Every Friday, we celebrate the weekend — and all the reading and relaxing and daydreaming time ahead — with Melissa's favorite book- and travel-related links of the week. Why work when you can read fun stuff?!
This post is part of our Endnotes series.
That picture-perfect spire surrounded by snowy mountains is in Mittelberg, an Austrian valley accessible by road only from Germany. (I’m sure there are no werewolves.) In 1300, five families who spoke the Walser dialect of German hoofed it over the Hochalppass, a mountain in the northeastern Alps. They put down roots, baked cookies and built snowmen (probably), and generally enjoyed the beautiful, snowy terrain. These days, it’s an excellent place to ski — cross-country or downhill — tromp around in snowshoes, and soar on a toboggan. Fun fact: Mittelberg was the setting for one of the levels in Call of Duty: World War II: Nazi Zombies.
Let’s time travel back to the Christmas Eve ball in 1798 that inspired Jane Austen to write this letter.
Sparkly! Spectacular Christmas trees from around the world. (I don’t think anywhere beats Rockefeller Center.)
Who invented candy canes?. ‘One theory claims the iconic holiday candy was created in Germany to appease fidgety choirboys.’
This is such a neat story about the puppets from the Rakin/Bass Rudolph the Red-Nosed Reindeer:
St. Nicholas, Father Christmas Santa Claus, Kris Kringle: What’s the deal? ‘It wasn’t until the late 19th century… that the image of Santa became standardized as a full-size adult, dressed in red with white fur trim, venturing out from the North Pole in a reindeer-driven sleigh and keeping an eye on children’s behavior.’
Do you know the stories behind A Christmas Story](https://wapo.st/3hvgm5L)? ‘…the film’s many charms are also simpler, more slapstick, than its genesis on radio and in print.’ (gift link from The Washington Post)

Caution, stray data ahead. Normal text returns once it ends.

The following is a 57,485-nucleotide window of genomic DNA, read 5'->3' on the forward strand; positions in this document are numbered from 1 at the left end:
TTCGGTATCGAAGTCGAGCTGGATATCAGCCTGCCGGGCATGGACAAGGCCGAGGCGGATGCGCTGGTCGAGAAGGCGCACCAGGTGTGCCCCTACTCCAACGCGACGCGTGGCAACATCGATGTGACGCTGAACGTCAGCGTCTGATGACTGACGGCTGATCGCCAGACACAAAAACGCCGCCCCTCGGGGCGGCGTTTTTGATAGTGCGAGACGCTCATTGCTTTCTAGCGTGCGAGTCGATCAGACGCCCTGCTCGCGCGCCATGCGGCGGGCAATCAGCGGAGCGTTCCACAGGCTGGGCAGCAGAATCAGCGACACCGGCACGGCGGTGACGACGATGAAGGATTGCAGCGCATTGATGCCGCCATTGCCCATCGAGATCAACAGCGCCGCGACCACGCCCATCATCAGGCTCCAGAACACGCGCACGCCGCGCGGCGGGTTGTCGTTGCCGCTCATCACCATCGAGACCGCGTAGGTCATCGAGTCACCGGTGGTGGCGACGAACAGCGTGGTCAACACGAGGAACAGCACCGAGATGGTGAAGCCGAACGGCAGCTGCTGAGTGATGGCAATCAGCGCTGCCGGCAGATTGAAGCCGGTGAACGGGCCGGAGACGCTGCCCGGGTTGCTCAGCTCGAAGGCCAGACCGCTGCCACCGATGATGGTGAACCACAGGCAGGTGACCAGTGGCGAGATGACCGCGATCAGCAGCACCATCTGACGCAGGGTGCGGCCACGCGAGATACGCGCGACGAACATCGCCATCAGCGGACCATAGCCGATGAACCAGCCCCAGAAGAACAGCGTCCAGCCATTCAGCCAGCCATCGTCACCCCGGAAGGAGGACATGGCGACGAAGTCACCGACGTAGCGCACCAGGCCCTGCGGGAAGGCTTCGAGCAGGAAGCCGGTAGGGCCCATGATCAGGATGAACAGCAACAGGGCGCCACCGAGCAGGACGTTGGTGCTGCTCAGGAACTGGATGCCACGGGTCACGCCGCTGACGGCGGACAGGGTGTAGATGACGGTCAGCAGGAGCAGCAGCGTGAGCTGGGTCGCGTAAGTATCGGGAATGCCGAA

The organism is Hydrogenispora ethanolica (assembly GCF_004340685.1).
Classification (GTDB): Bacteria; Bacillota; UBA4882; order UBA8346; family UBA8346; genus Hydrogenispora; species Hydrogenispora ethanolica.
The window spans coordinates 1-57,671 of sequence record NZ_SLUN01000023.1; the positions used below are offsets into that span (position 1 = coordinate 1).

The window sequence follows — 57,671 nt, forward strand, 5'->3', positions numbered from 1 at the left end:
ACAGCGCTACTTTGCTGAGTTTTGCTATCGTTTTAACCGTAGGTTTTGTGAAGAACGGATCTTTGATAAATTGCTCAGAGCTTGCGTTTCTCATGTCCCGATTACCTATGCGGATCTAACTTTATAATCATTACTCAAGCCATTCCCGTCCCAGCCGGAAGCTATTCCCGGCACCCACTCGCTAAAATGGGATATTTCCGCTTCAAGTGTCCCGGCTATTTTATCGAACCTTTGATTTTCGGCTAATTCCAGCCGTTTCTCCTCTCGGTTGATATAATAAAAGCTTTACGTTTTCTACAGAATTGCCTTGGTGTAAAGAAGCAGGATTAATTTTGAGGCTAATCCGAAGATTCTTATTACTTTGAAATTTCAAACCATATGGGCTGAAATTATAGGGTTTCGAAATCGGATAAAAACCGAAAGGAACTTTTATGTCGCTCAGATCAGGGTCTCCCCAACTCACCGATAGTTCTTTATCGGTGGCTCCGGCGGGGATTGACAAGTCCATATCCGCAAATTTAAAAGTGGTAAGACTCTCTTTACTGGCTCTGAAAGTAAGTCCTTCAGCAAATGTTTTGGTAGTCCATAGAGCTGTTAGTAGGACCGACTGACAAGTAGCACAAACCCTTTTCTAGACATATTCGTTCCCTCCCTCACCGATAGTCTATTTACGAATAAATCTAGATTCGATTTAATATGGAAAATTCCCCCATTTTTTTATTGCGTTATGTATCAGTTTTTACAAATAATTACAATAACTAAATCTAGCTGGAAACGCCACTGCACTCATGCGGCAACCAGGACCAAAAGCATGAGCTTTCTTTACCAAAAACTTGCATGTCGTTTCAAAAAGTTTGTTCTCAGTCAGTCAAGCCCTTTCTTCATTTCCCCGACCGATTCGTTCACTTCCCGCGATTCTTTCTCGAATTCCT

During the Edwardian era, kids and grownups celebrated the season by dressing up in Christmas tree costumes. (Is it just me, or does the male Christmas tree look like Conan O’Brien?)
The marriage of butter and sugar is one of the most delicious parts of holiday magic. Here’s a brief history of the Christmas cookie.
In 2013, Neil Gaiman dressed as Charles Dickens and read A Christmas Carol from a rare version of the book — that belonged to Dickens himself — and is marked up with notes and annotations to read it aloud. The New York Public Library has a recording of this epic performance.
‘When you come to see us on Christmas Eve will you please bring us some little toy ducks and chickens for a present…’ Read a 120-year-old letter to Santa.
Peep at the Library of Congress Christmas tree:
Challenge yourself with the Atlas Obscura Christmas crossword puzzle.
How to make snow globes. (These are super cute!)
News you can use: What is Boxing Day?
Finally, Dave and I have made an annual tradition of watching the 1970 musical version of A Christmas Carol starring Albert Finney. The showstopper number is ‘Thank You Very Much.’ It’s enough to make you want to dance in the snow.
Top image courtesy of Mike Kotsch/Unsplash.
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